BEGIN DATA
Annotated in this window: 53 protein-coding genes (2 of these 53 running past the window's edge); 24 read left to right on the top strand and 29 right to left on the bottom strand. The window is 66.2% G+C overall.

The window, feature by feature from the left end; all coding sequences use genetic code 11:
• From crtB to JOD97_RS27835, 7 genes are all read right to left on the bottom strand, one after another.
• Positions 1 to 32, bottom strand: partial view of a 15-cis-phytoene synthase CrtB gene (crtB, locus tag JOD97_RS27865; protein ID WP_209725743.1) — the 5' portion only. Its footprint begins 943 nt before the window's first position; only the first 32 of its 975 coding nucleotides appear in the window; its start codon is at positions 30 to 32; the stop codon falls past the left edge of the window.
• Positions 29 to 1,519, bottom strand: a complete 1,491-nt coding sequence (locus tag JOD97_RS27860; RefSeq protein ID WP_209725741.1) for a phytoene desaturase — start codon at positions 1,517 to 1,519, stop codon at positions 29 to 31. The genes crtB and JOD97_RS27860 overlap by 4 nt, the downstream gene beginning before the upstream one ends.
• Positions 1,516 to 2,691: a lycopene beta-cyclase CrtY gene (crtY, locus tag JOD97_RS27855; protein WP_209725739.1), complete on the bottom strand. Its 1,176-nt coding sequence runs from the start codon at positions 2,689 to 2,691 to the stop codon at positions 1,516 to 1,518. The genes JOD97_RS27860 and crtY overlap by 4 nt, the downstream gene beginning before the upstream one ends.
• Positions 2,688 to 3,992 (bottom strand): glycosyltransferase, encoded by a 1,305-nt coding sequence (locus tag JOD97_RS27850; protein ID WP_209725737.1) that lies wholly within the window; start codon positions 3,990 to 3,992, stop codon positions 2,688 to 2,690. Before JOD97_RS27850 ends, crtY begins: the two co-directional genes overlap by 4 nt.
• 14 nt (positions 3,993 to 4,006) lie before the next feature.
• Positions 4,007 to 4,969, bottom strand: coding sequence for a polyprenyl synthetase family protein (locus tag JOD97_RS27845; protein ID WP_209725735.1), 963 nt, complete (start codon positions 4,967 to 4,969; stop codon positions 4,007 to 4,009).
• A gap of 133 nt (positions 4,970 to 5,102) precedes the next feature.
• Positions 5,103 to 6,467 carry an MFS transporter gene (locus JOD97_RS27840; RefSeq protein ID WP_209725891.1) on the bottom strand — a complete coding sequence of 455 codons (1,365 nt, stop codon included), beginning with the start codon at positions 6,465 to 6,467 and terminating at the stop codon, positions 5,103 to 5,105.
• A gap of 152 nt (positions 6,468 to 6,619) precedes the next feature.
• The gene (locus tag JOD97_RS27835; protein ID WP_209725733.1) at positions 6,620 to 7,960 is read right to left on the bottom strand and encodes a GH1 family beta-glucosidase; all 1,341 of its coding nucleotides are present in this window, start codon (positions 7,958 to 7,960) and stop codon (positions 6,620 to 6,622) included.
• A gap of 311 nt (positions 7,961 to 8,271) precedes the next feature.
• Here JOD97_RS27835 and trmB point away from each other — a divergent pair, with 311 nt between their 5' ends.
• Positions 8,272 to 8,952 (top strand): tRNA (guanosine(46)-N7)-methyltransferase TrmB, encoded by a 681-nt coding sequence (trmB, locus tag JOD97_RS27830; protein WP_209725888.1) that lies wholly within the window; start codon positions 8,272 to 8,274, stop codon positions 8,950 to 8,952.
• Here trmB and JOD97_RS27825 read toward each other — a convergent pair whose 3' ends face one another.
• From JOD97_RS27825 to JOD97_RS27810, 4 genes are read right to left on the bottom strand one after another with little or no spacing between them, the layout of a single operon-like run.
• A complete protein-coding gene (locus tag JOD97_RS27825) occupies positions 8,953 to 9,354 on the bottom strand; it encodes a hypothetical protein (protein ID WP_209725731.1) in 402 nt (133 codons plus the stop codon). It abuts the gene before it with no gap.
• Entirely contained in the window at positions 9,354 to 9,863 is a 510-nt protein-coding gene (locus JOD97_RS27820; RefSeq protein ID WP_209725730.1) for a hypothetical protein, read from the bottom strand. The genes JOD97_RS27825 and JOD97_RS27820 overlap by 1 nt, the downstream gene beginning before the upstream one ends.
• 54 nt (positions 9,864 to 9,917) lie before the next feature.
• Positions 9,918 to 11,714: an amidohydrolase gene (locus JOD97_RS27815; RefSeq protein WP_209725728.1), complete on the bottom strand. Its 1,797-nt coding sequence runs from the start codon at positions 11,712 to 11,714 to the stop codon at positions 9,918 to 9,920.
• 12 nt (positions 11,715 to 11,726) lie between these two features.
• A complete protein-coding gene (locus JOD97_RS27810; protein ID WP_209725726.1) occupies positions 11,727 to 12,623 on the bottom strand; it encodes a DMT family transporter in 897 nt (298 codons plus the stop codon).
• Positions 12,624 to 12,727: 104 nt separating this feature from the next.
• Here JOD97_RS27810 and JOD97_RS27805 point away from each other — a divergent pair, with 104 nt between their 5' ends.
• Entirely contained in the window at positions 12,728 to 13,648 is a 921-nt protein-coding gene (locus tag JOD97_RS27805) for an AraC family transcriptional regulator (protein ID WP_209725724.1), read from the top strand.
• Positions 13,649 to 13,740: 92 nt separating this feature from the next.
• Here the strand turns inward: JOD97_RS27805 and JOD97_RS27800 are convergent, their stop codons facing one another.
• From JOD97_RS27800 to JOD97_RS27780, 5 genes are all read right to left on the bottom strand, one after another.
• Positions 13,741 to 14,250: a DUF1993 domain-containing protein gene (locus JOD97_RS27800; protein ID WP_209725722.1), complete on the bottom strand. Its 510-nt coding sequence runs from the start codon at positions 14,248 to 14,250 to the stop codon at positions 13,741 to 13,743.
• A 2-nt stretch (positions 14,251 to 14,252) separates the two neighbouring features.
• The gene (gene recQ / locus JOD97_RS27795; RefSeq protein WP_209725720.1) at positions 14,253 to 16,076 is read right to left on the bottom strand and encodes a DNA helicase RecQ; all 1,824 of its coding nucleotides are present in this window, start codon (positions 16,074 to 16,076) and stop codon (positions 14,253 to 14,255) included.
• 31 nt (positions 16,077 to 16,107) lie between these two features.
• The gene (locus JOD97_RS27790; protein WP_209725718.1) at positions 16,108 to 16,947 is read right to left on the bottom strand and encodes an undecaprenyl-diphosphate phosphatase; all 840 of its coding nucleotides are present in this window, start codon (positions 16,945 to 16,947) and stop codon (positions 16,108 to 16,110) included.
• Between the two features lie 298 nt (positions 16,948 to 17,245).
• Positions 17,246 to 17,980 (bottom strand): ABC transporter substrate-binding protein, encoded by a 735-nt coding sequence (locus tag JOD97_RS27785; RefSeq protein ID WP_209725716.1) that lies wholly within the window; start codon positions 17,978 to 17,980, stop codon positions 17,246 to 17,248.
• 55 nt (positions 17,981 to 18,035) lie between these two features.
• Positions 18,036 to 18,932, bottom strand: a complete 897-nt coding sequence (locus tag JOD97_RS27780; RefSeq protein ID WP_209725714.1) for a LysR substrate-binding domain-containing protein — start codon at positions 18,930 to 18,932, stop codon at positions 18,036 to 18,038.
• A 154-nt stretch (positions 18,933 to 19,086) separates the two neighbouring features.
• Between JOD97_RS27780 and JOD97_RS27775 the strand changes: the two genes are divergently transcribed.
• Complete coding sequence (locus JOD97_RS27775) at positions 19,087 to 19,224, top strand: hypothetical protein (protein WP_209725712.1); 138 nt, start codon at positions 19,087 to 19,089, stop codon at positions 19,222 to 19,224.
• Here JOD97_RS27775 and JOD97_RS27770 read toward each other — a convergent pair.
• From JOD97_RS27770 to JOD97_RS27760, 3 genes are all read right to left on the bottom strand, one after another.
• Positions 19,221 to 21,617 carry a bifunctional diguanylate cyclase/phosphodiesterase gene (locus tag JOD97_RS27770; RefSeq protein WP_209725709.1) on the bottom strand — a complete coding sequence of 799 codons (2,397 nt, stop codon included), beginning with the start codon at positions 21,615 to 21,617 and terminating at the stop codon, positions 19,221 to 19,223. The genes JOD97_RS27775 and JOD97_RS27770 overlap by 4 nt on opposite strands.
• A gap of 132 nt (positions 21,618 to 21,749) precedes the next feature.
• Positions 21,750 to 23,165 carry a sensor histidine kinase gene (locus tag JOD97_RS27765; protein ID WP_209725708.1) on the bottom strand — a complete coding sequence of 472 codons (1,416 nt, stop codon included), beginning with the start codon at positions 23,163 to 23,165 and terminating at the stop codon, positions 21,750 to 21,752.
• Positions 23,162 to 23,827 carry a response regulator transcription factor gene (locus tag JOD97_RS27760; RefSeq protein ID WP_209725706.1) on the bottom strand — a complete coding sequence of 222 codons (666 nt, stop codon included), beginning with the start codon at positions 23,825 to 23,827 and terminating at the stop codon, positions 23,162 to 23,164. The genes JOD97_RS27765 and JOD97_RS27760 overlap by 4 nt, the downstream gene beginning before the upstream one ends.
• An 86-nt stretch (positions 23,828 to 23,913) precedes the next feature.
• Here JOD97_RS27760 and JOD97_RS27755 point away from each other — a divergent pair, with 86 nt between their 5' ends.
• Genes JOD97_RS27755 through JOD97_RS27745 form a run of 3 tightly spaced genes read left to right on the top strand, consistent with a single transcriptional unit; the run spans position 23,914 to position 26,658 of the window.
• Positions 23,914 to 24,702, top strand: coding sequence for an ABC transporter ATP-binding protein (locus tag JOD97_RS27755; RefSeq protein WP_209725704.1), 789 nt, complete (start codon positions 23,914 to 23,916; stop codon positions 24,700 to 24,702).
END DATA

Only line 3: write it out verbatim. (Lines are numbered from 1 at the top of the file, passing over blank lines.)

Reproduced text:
• From crtB to JOD97_RS27835, 7 genes are all read right to left on the bottom strand, one after another.